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Chapter

Cover European Integration Theory

12. Litmus Tests for European Integration Theories  

Explaining Crises and Travelling beyond Europe

Tanja A. Börzel and Thomas Risse

This chapter deals with two litmus tests for theories of European integration. The first part asks, how and to what extent various approaches can explain the contemporary crises of European integration. It thereby tackles the question of whether European integration theories might have biased EU scholars towards ignoring evidence for (dis-)integration. While being more optimistic about the state of the Union than many EU scholars are, the authors of this chapter argue for a more differentiated conceptualization of integration as a continuous variable that takes disintegration, rather than stagnation or no integration, as the opposite value of integration. The second part of the chapter examines to what extent European integration theories are able to shed light on experiences with regionalism across the globe. It argues that they do provide plausible accounts for the emergence of regionalism around the world. Comparing regions points to important scope conditions under which European integration theories operate. When it comes to outcomes, however, they need to be complemented by explanations emphasizing diffusion to clarify why and when states are more inclined to pool and delegate sovereignty in some regions than in others.

Chapter

Cover Contemporary Terrorism Studies

16. Terrorism by Insurgents and Rebels  

Jakana Thomas

This chapter explains the terrorism of insurgents and rebels. Despite the magnitude of transnational terror attacks, most acts of terrorism around the globe are actually perpetrated by assailants that reside in the same country they target. Rebel organizations primarily use violence against civilians to help them achieve their war aims. These can be either political or social. Asymmetric insurgencies or guerrilla wars often use terror to keep members active, civil compliance, maintain territorial control, and demonstrate a state's inability to govern. Violent actors make strategic decisions about the types of violence they utilize during conflicts.

Chapter

Cover Human Rights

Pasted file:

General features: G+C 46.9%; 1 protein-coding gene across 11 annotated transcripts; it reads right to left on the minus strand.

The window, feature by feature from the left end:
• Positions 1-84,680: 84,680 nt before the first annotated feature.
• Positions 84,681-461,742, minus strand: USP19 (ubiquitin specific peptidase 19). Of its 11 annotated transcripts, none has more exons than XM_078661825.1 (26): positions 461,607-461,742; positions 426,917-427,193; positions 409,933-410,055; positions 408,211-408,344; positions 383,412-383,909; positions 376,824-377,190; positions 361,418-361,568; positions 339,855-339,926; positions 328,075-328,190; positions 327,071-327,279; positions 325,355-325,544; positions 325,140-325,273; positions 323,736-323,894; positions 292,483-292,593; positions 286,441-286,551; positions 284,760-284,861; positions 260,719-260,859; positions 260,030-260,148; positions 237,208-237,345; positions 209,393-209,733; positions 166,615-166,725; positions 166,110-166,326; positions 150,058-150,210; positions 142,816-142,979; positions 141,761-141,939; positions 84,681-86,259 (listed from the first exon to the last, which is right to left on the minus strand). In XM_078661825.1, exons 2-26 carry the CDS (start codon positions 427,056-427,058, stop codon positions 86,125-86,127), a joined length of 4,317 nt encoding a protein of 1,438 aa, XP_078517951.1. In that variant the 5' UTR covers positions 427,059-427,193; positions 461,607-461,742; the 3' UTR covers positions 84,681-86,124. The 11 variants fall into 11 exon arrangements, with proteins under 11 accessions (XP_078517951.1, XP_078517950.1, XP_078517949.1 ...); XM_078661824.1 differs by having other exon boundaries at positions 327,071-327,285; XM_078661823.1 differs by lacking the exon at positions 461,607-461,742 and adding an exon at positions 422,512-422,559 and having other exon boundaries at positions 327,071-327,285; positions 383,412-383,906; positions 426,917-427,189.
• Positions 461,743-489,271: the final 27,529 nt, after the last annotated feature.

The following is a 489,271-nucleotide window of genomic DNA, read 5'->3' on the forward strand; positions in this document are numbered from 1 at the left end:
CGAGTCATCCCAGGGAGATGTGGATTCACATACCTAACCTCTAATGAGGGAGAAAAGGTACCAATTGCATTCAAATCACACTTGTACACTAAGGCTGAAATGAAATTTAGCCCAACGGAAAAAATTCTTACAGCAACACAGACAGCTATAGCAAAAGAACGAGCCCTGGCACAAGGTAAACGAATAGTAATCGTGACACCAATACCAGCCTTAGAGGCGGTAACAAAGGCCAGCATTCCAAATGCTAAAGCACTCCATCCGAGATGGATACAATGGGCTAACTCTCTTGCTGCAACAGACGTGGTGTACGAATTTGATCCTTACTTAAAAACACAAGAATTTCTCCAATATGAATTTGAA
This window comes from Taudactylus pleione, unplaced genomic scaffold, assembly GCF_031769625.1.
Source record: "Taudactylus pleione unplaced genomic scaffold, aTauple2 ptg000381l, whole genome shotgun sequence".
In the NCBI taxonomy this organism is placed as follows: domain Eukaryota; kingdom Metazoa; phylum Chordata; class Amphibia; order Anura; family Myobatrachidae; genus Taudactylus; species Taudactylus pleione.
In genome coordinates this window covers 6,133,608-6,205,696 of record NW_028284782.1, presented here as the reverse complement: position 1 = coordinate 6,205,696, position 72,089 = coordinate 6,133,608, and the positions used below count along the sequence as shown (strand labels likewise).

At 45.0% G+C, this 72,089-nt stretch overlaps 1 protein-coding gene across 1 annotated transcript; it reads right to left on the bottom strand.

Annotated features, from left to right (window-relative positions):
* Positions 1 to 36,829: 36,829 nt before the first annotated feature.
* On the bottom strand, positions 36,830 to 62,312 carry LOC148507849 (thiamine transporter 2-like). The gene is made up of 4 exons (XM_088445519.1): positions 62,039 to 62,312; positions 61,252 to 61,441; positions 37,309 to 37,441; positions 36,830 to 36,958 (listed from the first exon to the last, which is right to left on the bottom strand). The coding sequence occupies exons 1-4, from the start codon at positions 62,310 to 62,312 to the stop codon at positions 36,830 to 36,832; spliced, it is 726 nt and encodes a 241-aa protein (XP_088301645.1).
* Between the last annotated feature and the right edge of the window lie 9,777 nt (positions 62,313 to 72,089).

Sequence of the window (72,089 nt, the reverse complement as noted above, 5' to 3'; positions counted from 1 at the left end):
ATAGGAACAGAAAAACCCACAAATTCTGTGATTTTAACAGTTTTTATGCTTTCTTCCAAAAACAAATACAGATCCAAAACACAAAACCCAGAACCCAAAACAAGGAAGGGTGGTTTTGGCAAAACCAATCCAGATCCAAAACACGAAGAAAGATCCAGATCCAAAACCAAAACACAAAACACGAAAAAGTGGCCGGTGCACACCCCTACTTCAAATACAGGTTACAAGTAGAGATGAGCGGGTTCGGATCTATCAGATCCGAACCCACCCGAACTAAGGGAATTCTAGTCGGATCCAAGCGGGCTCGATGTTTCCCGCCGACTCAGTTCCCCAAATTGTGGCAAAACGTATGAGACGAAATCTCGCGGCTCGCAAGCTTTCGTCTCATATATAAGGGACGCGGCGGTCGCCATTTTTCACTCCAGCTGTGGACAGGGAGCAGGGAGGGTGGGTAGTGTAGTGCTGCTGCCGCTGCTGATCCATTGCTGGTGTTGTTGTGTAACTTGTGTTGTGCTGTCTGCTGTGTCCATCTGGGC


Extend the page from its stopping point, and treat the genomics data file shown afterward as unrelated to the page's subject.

Treaties, Monitoring, and Enforcement  

Emily Hencken Ritter

This chapter explores the monitoring and enforcement of treaties, which is the foundation of international human rights law. The international nature of human rights treaties (HRT) makes it difficult to monitor and enforce states' compliance with treaty obligations. The chapter looks at how international organizations, domestic institutions, nongovernmental organizations (NGOs), and civilians monitor state compliance and invoke enforcement when necessary. It then explains the difficulty of constraining a state with the power to harm while demonstrating the power of collective action to change government practices. The process of compliance with international law involves standard setting, state compliance behaviour, monitoring, and enforcement. The chapter also highlights the difference between de jure and de facto rights protections. It looks into the social movements, such as the Black Lives Matter Movement, monitoring and enforcing state accountability to international HRT obligations.

Chapter

Cover The Politics of International Law

5. Compliance and enforcement in international law  

This chapter assesses why international legal obligations are (or are not) complied with, and how they are (or are not) enforced. It begins by drawing a distinction between laws and norms. The chapter then examines the main explanations for international law compliance put forward by both international law and international relations scholars. These may be broadly grouped into two categories: instrumentalist explanations and normative explanations. The chapter also discusses the concept of state responsibility—that is, the body of rules governing when and how states may be held liable for violations of international law. International law-enforcement is indelibly shaped by the condition of international anarchy. According to the concept of self-help, an injured state may, under certain circumstances, unilaterally take countermeasures against the guilty party. Such measures may include sanctions, though these may also be ordered by the UN Security Council as a collective security measure. The international legal system also increasingly makes use of judicial procedures that approximate those found within states. In this connection, the chapter considers the role of courts and tribunals in adjudicating disputes and promoting compliance with international law.